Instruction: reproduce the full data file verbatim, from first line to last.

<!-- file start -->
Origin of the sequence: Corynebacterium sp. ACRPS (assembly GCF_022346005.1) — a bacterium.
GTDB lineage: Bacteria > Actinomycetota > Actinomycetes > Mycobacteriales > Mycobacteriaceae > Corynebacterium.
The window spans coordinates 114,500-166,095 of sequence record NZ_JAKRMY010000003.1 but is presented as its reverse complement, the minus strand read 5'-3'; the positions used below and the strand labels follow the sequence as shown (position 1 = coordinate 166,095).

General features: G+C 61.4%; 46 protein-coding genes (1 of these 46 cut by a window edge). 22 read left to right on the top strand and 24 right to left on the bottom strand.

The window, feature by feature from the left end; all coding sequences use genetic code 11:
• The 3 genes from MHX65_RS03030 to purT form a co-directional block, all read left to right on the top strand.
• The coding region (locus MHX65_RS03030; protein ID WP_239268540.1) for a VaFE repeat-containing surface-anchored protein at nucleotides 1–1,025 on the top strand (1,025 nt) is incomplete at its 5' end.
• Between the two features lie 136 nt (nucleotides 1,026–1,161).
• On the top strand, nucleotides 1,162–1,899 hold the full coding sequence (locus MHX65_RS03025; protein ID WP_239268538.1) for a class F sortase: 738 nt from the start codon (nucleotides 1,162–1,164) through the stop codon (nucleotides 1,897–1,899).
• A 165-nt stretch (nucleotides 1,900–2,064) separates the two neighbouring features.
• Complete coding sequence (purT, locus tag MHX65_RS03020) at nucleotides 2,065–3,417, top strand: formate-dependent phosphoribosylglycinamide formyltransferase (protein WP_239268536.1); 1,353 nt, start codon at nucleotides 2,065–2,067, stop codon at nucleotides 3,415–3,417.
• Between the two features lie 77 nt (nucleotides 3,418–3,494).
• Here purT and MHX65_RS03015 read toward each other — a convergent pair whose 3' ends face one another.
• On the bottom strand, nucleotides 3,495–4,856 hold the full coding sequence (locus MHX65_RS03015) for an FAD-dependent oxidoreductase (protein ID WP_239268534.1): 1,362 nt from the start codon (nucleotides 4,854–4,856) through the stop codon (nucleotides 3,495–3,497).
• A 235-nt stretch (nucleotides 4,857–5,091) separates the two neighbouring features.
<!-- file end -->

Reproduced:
Origin of the sequence: Corynebacterium sp. ACRPS (assembly GCF_022346005.1) — a bacterium.
GTDB lineage: Bacteria > Actinomycetota > Actinomycetes > Mycobacteriales > Mycobacteriaceae > Corynebacterium.
The window spans coordinates 114,500-166,095 of sequence record NZ_JAKRMY010000003.1 but is presented as its reverse complement, the minus strand read 5'-3'; the positions used below and the strand labels follow the sequence as shown (position 1 = coordinate 166,095).

General features: G+C 61.4%; 46 protein-coding genes (1 of these 46 cut by a window edge). 22 read left to right on the top strand and 24 right to left on the bottom strand.

The window, feature by feature from the left end; all coding sequences use genetic code 11:
• The 3 genes from MHX65_RS03030 to purT form a co-directional block, all read left to right on the top strand.
• The coding region (locus MHX65_RS03030; protein ID WP_239268540.1) for a VaFE repeat-containing surface-anchored protein at nucleotides 1–1,025 on the top strand (1,025 nt) is incomplete at its 5' end.
• Between the two features lie 136 nt (nucleotides 1,026–1,161).
• On the top strand, nucleotides 1,162–1,899 hold the full coding sequence (locus MHX65_RS03025; protein ID WP_239268538.1) for a class F sortase: 738 nt from the start codon (nucleotides 1,162–1,164) through the stop codon (nucleotides 1,897–1,899).
• A 165-nt stretch (nucleotides 1,900–2,064) separates the two neighbouring features.
• Complete coding sequence (purT, locus tag MHX65_RS03020) at nucleotides 2,065–3,417, top strand: formate-dependent phosphoribosylglycinamide formyltransferase (protein WP_239268536.1); 1,353 nt, start codon at nucleotides 2,065–2,067, stop codon at nucleotides 3,415–3,417.
• Between the two features lie 77 nt (nucleotides 3,418–3,494).
• Here purT and MHX65_RS03015 read toward each other — a convergent pair whose 3' ends face one another.
• On the bottom strand, nucleotides 3,495–4,856 hold the full coding sequence (locus MHX65_RS03015) for an FAD-dependent oxidoreductase (protein ID WP_239268534.1): 1,362 nt from the start codon (nucleotides 4,854–4,856) through the stop codon (nucleotides 3,495–3,497).
• A 235-nt stretch (nucleotides 4,857–5,091) separates the two neighbouring features.